SENDAI, Japan: Tens of thousands of people flocked to a cauldron with the Olympic flame in northeastern Japan over the weekend despite concerns about the coronavirus pandemic.
The flame arrived in Japan to a scaled-down welcoming ceremony on Friday as doubts grew over whether the 2020 Tokyo Olympics will go ahead on schedule as the deadly virus causes chaos around the world.
The pandemic has already shredded the global sports calendar, with top sports leagues suspended and major tournaments postponed.More than 50,000 people on Saturday queued to watch the flame displayed at Sendai station in Miyagi, chosen as part of the “Recovery Olympics” to showcase the region’s revival after the 2011 earthquake, tsunami and nuclear meltdown.
Some had to stay in a 500-metre (1,650-foot) queue for several hours, local media said. Many of them wore masks as they took pictures with the cherry blossom-shaped cauldron.“I queued for three hours but watching the Olympic flame was greatly encouraging,” a 70-year-old woman told public broadcaster NHK.But organisers, concerned about the bigger-than-expected gathering, have warned the viewing event could be suspended if a crowd becomes “extremely dense”, local media reported.
The nationwide torch relay begins on March 26, starting from the J-Village sports complex in Fukushima that was used as a base for workers during the 2011 nuclear disaster. But organisers have been forced to scale back the relay, closing daily ceremonies to the public and urging spectators to “avoid forming crowds” along the route.
Meanwhile, restrictions imposed due to the coronavirus pandemic have reduced the number of doping tests to a minimum, creating another hurdle for the Tokyo Olympics to clear to go ahead on time. The Games are scheduled for Tokyo from July 24 to August 9, but, since Friday, a chorus of sports bodies and athletes federations has begun to urge their postponement.
The International Testing Agency (ITA) had planned an exhaustive programme ahead of the Games, but anti-doping organisations in United States, France, Great Britain and Germany have announced in the last few days that they are reducing testing of top-level athletes.
The Chinese anti-doping agency stopped its activities at the beginning of February.The principal reason is the travel restrictions affecting 1 billion people worldwide, which are designed to halt the spread of Covid-19, which has caused more than 12,800 deaths.
“Our first priority must be public health and safety,” the president of the World Anti-Doping Agency (WADA), Witold Banka, said on Friday.Blood or urine testing, designed to catch athletes taking steroids, EPO or stimulants “continues very much reduced at the moment and adjusted to the circumstances, the German Anti-Doping Agency (NADA) told AFP. “As the Olympic and Paralympic Games have so far not been cancelled or postponed, it is important that the athletes have a fair chance for Tokyo,” NADA said. “This also includes the necessary doping controls and the pre-Olympic test program. Michael Cepic, director of the Austrian Anti-Doping Agency, said testing had become difficult. “It is almost impossible to carry out controls,” he said, “unless we have a very strong suspicion.”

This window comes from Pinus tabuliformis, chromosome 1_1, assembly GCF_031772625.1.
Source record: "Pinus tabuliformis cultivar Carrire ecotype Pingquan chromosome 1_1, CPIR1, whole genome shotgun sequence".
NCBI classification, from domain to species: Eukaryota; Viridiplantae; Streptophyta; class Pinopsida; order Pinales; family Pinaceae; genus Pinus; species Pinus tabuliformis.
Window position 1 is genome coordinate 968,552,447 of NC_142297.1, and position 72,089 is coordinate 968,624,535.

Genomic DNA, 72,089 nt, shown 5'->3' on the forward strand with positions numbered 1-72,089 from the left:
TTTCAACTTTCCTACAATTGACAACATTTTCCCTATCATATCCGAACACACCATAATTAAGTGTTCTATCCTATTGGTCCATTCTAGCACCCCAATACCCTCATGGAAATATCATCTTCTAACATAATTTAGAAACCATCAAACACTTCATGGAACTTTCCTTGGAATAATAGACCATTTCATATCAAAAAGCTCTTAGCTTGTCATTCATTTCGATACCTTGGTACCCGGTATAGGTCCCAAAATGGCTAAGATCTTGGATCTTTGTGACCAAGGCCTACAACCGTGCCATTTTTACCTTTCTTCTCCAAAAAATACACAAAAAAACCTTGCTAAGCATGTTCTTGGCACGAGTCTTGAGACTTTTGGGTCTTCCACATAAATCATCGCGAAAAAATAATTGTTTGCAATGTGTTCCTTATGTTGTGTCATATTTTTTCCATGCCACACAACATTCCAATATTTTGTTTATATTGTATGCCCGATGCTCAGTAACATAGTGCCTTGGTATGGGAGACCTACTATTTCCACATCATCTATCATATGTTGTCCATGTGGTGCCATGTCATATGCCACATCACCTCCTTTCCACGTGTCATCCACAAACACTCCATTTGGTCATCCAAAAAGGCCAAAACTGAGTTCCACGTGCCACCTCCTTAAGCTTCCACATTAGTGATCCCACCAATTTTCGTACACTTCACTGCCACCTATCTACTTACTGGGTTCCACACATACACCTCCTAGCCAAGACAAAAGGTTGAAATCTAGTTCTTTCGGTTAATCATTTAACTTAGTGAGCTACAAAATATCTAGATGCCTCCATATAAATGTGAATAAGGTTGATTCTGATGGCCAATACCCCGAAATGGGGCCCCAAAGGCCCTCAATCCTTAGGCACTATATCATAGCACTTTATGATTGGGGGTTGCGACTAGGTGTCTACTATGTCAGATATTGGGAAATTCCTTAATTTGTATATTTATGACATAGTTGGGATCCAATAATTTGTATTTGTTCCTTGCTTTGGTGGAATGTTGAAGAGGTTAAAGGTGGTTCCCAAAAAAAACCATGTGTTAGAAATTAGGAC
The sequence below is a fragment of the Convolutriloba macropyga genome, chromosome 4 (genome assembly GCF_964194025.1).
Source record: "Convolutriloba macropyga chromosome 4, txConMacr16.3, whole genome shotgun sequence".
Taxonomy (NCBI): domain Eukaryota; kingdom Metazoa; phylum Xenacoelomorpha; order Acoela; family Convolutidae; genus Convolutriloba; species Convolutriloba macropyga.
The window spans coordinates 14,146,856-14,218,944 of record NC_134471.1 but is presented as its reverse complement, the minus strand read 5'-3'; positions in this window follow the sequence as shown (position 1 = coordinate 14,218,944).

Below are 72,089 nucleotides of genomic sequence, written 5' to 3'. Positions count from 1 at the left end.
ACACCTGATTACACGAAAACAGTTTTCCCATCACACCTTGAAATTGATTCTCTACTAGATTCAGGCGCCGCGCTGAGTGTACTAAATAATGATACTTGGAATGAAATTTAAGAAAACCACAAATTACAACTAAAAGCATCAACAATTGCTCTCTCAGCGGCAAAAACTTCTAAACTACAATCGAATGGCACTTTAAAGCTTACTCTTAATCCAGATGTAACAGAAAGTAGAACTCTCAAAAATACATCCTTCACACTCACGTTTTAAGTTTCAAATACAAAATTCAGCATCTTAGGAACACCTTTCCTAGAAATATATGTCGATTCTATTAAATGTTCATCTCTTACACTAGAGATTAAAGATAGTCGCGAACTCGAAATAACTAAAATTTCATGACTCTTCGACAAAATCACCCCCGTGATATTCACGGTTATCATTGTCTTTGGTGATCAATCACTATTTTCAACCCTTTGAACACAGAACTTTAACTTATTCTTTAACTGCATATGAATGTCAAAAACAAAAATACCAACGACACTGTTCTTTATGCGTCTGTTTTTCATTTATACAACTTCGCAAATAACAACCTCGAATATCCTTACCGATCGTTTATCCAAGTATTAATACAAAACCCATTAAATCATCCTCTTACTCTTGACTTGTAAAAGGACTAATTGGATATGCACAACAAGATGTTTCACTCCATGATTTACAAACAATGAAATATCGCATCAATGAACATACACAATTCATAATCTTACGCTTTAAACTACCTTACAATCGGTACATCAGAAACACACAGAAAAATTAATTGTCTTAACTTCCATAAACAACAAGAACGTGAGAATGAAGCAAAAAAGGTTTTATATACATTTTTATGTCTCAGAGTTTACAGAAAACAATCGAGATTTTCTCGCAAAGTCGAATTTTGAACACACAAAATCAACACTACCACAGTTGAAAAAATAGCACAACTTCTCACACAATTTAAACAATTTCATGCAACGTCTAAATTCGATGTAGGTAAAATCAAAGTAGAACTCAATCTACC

In the event of a test, out of competition, since the vast majority of events have been cancelled, both the test taker and the athlete must wear protective clothing.“But often the controllers are health personnel. We’re not going to mobilise them and ask them to use masks when there is a shortage,” said one European anti-doping agency. ITA established a task force last year, Francesca Rossi, director of testing at the French Anti-Doping Agency (AFLD) told AFP. “They delivered a first set of recommendations on February 13, 2019, which included a file that contains names of athletes and the number of tests we should carry out on them before the Games,” Rossi said.
“The principle is that everyone is tested.”Some 11,000 competitors are expected to take part in the Summer Olympics in 33 sports. The training period ahead of the competition can be the most profitable period for those who want to dope. “The closer you are to the Olympics, the lower the risks,” said Cepic. “Doping takes place months beforehand, in order to train harder and shorten recovery times.”
Will the anti-doping programme for the Tokyo Olympics suffer as a result?For Rossi, it is “too early” to say.“Of course it’s a major obstacle,” said Cepic, “It depends on whether the situation drags on or not.”
In a statement released Wednesday, ITA said: “Current testing limitations and challenges will be duly taken into account by the Expert Group.”Cepic acknowledges this period of uncertainty could tempt potential dopers.
“If you are an athlete who wants to cheat, you just have to read the media and you know that more or less there are no doping control,” he said.“But the possibility for your normal training is also quite reduced, you can dope but you have not the possibility to do your usual training routine,” he added. “The doping become less effective.”
WADA accepts that testing must be reduced or even halted in the face of the pandemic, but Director General Olivier Niggli issued a warning.“There are a number of other tools that are available to assist us in protecting clean sport during periods of limited testing,” he said.
He listed the “Athlete Biological Passport” and “the long-term storage of samples collected before, during and after the pandemic, as well as the collection and review of any intelligence received that could lead to target testing, specific analysis or the opening of an investigation.”
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